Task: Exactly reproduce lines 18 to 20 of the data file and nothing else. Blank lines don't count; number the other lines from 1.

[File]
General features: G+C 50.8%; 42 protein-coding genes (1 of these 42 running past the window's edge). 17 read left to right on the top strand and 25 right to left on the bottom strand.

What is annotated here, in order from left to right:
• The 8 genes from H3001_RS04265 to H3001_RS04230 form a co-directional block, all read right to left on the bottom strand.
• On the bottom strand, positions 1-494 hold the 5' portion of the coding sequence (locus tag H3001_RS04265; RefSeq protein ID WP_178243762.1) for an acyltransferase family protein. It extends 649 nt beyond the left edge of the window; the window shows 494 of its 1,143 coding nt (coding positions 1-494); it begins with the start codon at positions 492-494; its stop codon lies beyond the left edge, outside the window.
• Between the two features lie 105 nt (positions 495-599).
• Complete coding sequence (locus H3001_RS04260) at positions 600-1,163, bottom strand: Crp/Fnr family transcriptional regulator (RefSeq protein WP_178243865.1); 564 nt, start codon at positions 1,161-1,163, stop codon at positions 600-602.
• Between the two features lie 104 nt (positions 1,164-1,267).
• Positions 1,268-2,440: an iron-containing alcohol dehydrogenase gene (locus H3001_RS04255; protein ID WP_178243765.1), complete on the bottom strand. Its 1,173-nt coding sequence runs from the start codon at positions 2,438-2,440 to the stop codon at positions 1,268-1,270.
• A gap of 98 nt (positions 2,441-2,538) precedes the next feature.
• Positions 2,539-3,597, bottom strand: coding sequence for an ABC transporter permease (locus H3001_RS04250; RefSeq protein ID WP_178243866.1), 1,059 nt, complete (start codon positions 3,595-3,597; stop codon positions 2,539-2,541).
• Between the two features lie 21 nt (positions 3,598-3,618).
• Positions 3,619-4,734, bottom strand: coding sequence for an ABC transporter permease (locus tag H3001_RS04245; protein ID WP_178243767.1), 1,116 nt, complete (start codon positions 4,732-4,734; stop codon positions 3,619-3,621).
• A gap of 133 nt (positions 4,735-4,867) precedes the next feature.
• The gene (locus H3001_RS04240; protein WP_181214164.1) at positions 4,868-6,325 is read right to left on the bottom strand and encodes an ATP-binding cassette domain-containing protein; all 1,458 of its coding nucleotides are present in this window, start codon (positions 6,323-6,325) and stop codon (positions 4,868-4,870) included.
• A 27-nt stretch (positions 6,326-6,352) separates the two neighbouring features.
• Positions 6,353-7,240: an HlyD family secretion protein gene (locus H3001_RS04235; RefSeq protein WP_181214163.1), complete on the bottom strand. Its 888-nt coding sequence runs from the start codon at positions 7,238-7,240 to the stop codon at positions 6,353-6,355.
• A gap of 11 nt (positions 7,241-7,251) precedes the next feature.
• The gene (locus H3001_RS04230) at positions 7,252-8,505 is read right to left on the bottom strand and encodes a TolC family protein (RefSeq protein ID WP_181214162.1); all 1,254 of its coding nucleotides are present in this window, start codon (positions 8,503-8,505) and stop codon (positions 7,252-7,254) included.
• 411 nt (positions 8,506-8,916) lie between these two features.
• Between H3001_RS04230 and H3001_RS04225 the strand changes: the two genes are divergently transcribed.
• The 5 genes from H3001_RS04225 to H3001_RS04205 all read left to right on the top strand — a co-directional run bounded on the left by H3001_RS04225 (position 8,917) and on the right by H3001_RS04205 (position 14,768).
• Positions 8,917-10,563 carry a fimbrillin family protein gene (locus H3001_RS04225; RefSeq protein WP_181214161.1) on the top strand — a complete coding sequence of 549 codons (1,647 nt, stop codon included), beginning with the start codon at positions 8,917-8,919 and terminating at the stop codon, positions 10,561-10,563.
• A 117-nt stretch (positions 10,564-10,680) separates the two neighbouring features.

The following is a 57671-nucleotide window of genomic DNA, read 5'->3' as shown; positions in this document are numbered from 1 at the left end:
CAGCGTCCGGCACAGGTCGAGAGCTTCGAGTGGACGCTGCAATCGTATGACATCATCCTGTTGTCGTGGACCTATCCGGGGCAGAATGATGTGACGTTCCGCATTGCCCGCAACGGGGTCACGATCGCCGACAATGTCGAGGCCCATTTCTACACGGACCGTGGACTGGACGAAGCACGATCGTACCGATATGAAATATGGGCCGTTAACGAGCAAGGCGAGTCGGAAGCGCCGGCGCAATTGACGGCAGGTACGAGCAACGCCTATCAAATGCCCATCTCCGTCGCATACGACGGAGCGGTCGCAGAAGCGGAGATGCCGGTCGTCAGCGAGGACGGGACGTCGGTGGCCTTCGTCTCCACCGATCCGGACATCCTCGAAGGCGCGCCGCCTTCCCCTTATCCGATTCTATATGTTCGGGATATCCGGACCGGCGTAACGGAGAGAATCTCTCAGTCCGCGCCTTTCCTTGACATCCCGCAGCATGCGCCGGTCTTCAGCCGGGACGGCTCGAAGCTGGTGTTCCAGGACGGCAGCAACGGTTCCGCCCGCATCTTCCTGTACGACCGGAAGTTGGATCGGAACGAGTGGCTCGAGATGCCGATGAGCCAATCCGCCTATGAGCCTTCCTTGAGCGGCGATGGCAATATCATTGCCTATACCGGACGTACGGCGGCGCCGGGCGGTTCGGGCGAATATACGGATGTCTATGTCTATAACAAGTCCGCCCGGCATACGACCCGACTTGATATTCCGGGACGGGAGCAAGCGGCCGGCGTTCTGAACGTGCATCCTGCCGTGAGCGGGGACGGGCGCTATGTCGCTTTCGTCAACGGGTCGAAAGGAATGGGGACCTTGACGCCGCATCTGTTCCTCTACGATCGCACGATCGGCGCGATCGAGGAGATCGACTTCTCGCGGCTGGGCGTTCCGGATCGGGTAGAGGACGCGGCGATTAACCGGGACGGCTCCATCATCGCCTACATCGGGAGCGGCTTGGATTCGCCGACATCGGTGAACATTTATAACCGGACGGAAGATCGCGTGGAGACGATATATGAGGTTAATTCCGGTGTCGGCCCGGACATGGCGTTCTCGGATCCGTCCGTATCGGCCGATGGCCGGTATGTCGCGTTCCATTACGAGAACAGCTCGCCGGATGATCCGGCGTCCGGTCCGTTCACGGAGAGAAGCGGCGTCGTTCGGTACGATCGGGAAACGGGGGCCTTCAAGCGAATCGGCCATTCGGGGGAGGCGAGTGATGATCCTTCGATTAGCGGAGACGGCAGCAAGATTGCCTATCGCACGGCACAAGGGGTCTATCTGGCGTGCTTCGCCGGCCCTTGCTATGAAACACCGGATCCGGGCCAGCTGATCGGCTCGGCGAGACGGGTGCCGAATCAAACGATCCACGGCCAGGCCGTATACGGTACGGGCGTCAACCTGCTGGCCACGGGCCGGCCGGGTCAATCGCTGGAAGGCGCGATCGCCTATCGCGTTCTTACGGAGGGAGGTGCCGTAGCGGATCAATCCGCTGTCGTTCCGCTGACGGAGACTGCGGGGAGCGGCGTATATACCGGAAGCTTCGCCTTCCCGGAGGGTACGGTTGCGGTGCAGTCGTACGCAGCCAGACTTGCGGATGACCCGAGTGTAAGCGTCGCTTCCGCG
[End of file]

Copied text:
• The gene (locus H3001_RS04230) at positions 7,252-8,505 is read right to left on the bottom strand and encodes a TolC family protein (RefSeq protein ID WP_181214162.1); all 1,254 of its coding nucleotides are present in this window, start codon (positions 8,503-8,505) and stop codon (positions 7,252-7,254) included.
• 411 nt (positions 8,506-8,916) lie between these two features.
• Between H3001_RS04230 and H3001_RS04225 the strand changes: the two genes are divergently transcribed.